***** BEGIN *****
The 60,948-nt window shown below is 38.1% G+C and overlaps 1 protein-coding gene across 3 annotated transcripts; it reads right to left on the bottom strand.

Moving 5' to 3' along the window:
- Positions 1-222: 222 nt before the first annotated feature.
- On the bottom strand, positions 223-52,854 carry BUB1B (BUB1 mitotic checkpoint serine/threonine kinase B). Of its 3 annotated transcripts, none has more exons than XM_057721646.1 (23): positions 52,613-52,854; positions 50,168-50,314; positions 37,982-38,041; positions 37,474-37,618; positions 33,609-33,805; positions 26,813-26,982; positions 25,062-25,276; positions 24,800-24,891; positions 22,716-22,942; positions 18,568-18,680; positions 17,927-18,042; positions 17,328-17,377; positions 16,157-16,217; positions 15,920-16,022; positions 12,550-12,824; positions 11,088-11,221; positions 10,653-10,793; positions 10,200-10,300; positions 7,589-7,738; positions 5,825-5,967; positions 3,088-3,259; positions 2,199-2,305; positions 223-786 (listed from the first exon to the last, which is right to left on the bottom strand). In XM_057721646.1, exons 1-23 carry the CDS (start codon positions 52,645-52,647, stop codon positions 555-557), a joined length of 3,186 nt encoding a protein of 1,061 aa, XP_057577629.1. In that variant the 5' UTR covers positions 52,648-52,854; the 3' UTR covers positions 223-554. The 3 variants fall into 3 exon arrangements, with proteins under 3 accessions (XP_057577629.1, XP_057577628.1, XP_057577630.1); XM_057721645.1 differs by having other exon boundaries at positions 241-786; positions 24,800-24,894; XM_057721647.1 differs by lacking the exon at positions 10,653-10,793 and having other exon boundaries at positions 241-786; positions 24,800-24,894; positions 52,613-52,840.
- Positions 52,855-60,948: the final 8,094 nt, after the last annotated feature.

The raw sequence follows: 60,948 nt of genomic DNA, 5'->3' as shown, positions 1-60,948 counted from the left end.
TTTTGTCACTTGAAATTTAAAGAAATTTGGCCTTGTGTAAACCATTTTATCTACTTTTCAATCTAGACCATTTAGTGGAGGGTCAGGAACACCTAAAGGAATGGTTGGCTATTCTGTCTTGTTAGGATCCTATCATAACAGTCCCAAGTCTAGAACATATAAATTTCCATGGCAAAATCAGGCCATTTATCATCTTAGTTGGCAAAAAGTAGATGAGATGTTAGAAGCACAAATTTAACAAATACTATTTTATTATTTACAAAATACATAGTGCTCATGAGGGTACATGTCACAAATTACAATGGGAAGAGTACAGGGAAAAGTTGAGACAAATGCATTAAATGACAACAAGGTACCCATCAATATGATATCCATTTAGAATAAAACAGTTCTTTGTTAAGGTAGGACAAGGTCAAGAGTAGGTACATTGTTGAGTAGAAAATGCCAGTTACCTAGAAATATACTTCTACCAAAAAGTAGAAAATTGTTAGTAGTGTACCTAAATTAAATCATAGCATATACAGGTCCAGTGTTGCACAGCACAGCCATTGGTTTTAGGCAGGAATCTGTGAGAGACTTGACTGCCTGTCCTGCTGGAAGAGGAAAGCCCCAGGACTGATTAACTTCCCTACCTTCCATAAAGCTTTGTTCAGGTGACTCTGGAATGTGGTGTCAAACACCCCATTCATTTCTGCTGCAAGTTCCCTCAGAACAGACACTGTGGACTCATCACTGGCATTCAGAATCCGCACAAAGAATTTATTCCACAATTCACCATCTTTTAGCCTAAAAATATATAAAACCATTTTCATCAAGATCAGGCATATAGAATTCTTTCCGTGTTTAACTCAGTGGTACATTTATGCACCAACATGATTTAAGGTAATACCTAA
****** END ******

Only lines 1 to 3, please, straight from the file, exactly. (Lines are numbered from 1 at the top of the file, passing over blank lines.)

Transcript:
The 60,948-nt window shown below is 38.1% G+C and overlaps 1 protein-coding gene across 3 annotated transcripts; it reads right to left on the bottom strand.

Moving 5' to 3' along the window:
- Positions 1-222: 222 nt before the first annotated feature.